Sen. Paul ends nearly 13-hour filibuster of Brennan nomination

Sen. Rand Paul (R-Ky.) ended his filibuster against the nomination of John Brennan to be the next director of the Central Intelligence Agency (CIA) to cheers and applause in the Senate chamber.

Paul used the rare talking filibuster for nearly 13 hours on Wednesday, spilling over into early Thursday morning, when he finally yielded the floor at 12:39 a.m.

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Paul said he would have liked to have gone another 12 hours to break the record of former Sen. Strom Thurmond (R-S.C.), but Paul needed to “take care of something you can’t put off in a filibuster,” referring to using the restroom.

The Kentucky senator said he believed the White House would give him a response on the drone program in the morning. Paul wants President Obama to say he will not kill U.S. citizens on American soil with drone attacks if they are non-enemy combatants. He says U.S. citizens deserve due process under the Fifth Amendment.


“I’m hopeful that we have drawn attention to this issue, that this issue will not fade away, and that the president will come up with a response,” Paul said in his closing remarks.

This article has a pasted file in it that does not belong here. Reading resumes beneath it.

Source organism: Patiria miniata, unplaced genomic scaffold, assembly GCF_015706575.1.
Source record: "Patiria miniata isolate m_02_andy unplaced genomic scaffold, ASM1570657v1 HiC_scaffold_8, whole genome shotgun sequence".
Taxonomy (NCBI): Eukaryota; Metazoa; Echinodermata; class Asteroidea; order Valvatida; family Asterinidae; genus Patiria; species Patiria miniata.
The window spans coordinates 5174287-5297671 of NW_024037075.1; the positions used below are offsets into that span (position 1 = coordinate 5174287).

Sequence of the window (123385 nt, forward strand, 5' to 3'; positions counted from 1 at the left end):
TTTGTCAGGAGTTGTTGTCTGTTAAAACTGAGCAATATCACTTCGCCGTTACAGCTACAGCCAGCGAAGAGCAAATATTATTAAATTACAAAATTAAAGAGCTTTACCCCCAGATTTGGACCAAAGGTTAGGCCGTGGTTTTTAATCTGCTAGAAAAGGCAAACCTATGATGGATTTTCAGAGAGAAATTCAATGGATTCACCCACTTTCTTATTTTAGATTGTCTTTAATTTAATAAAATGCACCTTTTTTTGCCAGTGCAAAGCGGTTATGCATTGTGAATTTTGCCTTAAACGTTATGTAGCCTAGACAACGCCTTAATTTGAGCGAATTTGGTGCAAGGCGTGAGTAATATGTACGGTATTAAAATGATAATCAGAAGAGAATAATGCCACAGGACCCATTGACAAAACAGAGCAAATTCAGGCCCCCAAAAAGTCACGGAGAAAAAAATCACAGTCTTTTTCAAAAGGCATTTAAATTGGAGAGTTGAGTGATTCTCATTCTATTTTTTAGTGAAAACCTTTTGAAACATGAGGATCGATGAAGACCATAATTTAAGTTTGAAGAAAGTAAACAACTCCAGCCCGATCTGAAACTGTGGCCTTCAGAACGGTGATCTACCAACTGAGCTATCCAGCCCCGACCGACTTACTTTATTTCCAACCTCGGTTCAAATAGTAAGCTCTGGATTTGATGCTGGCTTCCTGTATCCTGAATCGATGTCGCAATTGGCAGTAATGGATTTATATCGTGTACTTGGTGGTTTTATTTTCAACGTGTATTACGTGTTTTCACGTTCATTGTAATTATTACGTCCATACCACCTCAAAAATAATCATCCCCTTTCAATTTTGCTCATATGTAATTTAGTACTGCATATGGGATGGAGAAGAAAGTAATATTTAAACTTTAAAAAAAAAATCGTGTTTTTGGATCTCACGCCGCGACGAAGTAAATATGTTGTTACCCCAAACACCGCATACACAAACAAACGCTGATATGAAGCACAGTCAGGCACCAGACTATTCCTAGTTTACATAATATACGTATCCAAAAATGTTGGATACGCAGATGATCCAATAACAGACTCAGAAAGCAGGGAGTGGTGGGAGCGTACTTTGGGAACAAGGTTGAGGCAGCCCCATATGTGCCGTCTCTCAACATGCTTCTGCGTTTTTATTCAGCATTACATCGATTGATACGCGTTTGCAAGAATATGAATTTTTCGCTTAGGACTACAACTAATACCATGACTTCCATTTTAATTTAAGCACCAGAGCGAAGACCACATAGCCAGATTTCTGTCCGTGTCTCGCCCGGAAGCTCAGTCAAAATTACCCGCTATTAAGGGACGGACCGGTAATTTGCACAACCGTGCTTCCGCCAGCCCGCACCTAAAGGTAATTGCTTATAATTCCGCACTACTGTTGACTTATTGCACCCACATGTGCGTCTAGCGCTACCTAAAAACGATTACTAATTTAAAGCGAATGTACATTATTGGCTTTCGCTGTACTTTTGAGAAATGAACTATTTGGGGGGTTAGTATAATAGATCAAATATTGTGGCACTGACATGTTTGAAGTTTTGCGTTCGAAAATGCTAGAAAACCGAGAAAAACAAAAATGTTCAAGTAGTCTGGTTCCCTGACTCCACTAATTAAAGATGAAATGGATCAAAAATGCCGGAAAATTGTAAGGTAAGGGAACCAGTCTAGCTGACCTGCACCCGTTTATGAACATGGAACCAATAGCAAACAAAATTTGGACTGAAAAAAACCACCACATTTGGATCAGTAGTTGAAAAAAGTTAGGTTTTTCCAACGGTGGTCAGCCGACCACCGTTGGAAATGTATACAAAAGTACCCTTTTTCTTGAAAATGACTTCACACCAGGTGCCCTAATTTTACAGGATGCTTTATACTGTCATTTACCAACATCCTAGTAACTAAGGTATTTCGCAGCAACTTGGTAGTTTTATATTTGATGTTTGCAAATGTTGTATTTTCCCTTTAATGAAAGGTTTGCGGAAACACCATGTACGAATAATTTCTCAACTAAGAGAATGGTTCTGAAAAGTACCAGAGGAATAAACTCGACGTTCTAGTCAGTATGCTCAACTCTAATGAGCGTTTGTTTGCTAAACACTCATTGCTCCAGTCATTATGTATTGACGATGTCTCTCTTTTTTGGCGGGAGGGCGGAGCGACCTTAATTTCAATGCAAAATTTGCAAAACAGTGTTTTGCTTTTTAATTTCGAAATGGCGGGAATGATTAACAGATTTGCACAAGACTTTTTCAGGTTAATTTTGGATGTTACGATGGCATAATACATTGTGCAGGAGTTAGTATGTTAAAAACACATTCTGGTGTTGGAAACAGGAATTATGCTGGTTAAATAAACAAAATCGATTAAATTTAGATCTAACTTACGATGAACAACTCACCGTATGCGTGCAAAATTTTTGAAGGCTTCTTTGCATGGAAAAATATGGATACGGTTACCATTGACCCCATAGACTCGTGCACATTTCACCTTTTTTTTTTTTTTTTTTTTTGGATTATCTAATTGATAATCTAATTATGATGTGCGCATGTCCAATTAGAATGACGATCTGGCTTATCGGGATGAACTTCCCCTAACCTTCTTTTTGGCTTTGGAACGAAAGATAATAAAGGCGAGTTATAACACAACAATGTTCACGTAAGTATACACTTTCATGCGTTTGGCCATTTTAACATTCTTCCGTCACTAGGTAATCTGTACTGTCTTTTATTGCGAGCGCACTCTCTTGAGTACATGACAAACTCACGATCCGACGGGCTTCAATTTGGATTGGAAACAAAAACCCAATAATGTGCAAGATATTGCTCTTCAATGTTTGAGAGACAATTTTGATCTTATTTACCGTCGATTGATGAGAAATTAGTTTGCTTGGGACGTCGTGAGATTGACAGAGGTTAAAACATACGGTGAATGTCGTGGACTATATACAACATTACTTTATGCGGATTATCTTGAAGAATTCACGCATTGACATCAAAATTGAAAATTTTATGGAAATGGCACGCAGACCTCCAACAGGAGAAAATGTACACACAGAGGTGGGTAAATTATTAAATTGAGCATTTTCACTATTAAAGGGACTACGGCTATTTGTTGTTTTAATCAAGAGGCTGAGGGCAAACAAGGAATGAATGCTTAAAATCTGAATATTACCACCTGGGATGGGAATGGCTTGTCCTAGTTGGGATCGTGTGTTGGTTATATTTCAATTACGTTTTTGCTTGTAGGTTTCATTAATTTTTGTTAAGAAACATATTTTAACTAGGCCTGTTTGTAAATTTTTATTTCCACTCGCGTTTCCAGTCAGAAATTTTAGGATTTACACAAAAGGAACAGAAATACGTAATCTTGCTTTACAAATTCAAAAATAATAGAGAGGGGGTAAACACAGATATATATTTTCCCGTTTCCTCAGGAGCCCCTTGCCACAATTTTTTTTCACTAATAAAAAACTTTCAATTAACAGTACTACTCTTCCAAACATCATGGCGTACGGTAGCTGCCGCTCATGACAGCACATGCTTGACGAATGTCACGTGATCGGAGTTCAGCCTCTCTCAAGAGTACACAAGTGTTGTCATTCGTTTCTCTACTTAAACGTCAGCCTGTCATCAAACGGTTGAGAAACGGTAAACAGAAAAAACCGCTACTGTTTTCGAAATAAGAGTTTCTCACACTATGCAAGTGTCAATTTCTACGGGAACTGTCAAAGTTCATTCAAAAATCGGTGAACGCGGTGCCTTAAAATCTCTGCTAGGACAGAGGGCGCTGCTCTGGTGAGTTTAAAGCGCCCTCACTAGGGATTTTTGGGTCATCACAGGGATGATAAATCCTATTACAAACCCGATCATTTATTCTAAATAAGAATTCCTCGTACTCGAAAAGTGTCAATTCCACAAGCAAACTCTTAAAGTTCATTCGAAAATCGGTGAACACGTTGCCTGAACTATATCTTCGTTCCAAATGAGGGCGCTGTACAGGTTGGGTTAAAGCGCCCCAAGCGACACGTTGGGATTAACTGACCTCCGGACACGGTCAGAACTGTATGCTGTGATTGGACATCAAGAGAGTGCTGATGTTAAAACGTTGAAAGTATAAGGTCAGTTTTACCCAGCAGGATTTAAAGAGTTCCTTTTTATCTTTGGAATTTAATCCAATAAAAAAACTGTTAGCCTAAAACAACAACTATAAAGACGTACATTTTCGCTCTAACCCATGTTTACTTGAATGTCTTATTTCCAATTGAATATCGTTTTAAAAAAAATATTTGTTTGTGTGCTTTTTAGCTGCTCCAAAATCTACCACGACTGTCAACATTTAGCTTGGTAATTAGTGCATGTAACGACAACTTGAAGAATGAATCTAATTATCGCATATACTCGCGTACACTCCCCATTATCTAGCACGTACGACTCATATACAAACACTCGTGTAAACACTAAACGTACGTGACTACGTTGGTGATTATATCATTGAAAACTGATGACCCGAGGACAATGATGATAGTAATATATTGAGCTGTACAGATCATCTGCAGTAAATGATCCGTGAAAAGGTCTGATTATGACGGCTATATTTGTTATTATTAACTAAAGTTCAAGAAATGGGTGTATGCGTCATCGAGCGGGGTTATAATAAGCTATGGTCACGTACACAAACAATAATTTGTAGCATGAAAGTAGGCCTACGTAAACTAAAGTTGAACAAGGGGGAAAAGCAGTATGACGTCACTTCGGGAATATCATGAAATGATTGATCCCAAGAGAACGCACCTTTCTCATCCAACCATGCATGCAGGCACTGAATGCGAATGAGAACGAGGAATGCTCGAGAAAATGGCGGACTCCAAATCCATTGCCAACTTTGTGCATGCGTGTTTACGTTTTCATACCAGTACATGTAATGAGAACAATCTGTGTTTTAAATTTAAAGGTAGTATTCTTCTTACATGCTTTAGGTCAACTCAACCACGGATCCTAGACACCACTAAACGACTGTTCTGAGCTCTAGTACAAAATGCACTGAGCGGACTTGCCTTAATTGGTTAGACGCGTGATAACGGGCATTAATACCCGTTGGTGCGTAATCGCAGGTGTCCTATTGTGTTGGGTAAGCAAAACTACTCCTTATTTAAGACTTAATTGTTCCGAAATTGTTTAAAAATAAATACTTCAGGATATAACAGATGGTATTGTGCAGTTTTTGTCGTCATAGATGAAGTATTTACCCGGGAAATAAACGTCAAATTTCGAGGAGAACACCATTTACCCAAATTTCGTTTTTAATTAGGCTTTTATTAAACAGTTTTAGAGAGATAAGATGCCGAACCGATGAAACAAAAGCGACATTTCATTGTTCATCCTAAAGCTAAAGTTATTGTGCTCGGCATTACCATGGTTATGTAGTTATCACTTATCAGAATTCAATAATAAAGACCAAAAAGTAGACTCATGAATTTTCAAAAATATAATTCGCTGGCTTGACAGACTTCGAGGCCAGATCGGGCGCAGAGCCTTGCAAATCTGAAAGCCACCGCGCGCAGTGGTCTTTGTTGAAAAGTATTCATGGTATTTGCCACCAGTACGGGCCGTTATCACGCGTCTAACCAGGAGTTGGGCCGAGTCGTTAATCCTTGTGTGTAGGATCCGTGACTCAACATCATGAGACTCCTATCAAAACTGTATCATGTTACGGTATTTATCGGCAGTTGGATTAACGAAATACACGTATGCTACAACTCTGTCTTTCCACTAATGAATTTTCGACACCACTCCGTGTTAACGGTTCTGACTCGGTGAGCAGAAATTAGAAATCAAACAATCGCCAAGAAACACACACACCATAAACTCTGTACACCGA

Paul’s filibuster was initially greeted with skepticism when he began, as he spoke for three hours alone about the administration’s refusal to rule out drone strikes on American soil.

But as the day continued, one GOP senator after another pledged support to Paul’s cause and supported him on the floor.

Paul was first joined by Sen. Mike Lee (R-Utah.) who said “Americans have every reason to be concerned any time the government wants to intrude on life, liberty or prosperity.”

But as Wednesday night turned into Thursday morning, several more GOP senators came to join Paul in support of his filibuster.

Late-coming GOP Sens. John Thune (S.D.), Mitch McConnell (Ky.), Ron Johnson (Wis.), Tim Scott (S.C.) and Jeff Flake (Ariz.) also questioned why the Obama administration wouldn’t simply say it would not kill U.S. citizens on American soil in drone attacks.

The filibuster also attracted a Democrat, Sen. Ron Wyden (Ore.), who said he “appreciated” Paul’s effort to draw attention to the issue.

Sen. Dick Durbin (D-Ill.) filed the cloture motion on Brennan’s nomination before the Senate adjourned.

Senate Majority Leader Harry Reid (D-Nev.) has said that he still hopes to have a vote on the confirmation of Brennan on Thursday if he can reach an agreement to do so with GOP members.